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Acting like Children

I love working with couples. Helping someone realize that their problems are not insurmountable and are easily fixed encourages some couples to change and reach marital bliss. Others, have a more difficult time letting go of past hurts and can sabotage their relationships even while they desire for it to succeed. The most difficult obstacle to overcome is fear of repeating a past mistake. When you have evidence that people lie, cheat, and steal from you, it's harder to have faith that the next person won't do the same thing. When multiple people have hurt you, the challenge seems insurmountable.



"Of all the liars in the world, sometimes the worst are our own fears.”

RUDYARD KIPLING


In order to overcome the pains of your past, you must see evidence of the truth of today. When someone has been hurt, the memory can feel like a paper cut, and when it gets bumped it hurts with the same intensity of the original wound. The problem is, the person who bumped you did not make the cut, but they can end up suffering the consequence as if they did. The pain is the same even while the cause is not. The wounded person must recognize this fact or they will over-react to the bump and accuse the other of creating all the paper cuts they have received from people in their past.


This perspective creates the first step to conflict.


The second step, which adds fuel to the argument, is when the other person becomes defensive. Maybe they have a paper cut of their own and they are reacting to your bumping as if it was intentional. They know they did not cut you but merely bumped you, which they see as a minor offense.


The first counters with evidence of the pain they are suffering because of the bump and attacks the second's caring or listening abilities and the character assault begins.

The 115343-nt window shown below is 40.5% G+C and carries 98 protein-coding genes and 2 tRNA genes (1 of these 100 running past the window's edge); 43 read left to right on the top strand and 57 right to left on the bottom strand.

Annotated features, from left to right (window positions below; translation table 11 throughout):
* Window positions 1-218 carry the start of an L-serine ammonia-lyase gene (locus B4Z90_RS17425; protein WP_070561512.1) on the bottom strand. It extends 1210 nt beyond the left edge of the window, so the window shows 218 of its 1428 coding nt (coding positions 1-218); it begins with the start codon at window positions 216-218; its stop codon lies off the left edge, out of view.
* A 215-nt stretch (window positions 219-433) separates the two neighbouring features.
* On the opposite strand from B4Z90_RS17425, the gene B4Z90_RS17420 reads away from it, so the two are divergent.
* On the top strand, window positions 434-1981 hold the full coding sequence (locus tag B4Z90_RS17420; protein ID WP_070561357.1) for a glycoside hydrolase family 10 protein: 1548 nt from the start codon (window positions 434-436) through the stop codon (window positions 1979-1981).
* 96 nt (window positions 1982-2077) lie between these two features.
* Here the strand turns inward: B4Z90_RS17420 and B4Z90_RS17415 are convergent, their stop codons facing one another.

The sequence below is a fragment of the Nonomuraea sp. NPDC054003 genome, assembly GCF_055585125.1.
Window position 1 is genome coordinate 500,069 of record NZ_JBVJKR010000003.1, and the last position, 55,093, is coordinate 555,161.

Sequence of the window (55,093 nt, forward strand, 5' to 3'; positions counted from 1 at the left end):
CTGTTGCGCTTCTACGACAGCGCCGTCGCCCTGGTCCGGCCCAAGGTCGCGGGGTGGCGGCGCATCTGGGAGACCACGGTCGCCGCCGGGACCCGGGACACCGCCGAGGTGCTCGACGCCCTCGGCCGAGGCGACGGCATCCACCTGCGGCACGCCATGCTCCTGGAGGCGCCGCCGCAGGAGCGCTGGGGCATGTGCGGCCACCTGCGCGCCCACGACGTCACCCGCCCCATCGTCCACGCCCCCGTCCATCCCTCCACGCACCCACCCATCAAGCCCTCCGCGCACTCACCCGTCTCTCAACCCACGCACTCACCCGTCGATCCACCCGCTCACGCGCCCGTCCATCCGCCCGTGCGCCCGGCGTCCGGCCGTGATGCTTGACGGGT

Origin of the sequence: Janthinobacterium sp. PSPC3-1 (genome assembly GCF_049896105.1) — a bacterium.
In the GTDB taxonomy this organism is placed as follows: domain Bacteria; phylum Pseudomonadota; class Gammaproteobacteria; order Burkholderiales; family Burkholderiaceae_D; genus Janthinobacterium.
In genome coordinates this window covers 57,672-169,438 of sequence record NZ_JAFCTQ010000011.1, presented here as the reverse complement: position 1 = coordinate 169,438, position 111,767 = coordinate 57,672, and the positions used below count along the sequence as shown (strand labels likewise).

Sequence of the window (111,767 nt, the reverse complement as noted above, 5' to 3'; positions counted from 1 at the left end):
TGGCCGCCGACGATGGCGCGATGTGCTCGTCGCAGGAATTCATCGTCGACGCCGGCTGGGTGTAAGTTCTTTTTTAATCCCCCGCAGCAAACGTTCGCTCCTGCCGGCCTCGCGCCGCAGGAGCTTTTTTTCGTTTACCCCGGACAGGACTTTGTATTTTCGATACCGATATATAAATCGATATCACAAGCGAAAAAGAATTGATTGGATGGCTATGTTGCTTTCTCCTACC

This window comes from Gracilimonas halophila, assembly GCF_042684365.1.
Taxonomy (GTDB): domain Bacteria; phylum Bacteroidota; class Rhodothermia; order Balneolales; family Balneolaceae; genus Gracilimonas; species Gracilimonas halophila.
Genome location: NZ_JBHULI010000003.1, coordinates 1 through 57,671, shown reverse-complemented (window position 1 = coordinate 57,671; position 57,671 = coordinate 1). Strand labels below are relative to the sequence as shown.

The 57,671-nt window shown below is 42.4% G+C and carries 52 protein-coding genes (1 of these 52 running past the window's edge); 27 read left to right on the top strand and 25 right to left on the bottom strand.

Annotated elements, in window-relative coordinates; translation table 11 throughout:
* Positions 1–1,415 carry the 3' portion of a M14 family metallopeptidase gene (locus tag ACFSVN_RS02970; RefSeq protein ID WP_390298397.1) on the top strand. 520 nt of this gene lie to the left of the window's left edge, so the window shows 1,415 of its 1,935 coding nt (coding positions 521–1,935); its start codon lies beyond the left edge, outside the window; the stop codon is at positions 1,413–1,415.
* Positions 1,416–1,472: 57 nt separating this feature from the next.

The other now goes on offensive as they are unfairly attacked and feel justified to retaliate.


BOOM! World War Three breaks out.


If your arguments follow this pattern it's a simple fix, but it's not easy. It requires practice and patience. You must take a pause when you have been bumped and consider the intention of the other. Here is a counter-response you can use to gain clarity and understanding before the fight begins.


The first person gets bumped by the second and says, "Did you mean to bump me?"

The second asks for clarity, "I bumped you? When?"

The first explains their experience, "Just now. You gave me dirty look. Did I do something to upset you?"

The second explains, "No. I just have a lot on my mind."

The first now knows the bump was accidental and can move on.


Moving on is the hardest part of this scenario because most people don't accept the other's explanation and will press their feelings onto the other making the other responsible for those feelings.


If you find the bumps are repeated offenses, you may have a legitimate complaint. This requires more insight to determine if there is a character flaw being revealed or a deeper rooted problem that you won't be able to resolve. The saddest thing about working with couples is that not everyone wants to take responsibility for their contribution to the argument. They will argue that their bumps are much smaller than the others or disregard the pain they are causing altogether. This is when you know you are dealing with an inner-child who does not want to grow up, and that child might be you.


“Children; they have bad manners, contempt for authority;

they show disrespect for elders and love chatter in place of exercise.

They no longer rise when elders enter the room,

they contradict their parents and tyrannize their teachers.

Children are now tyrants.”

Socrates

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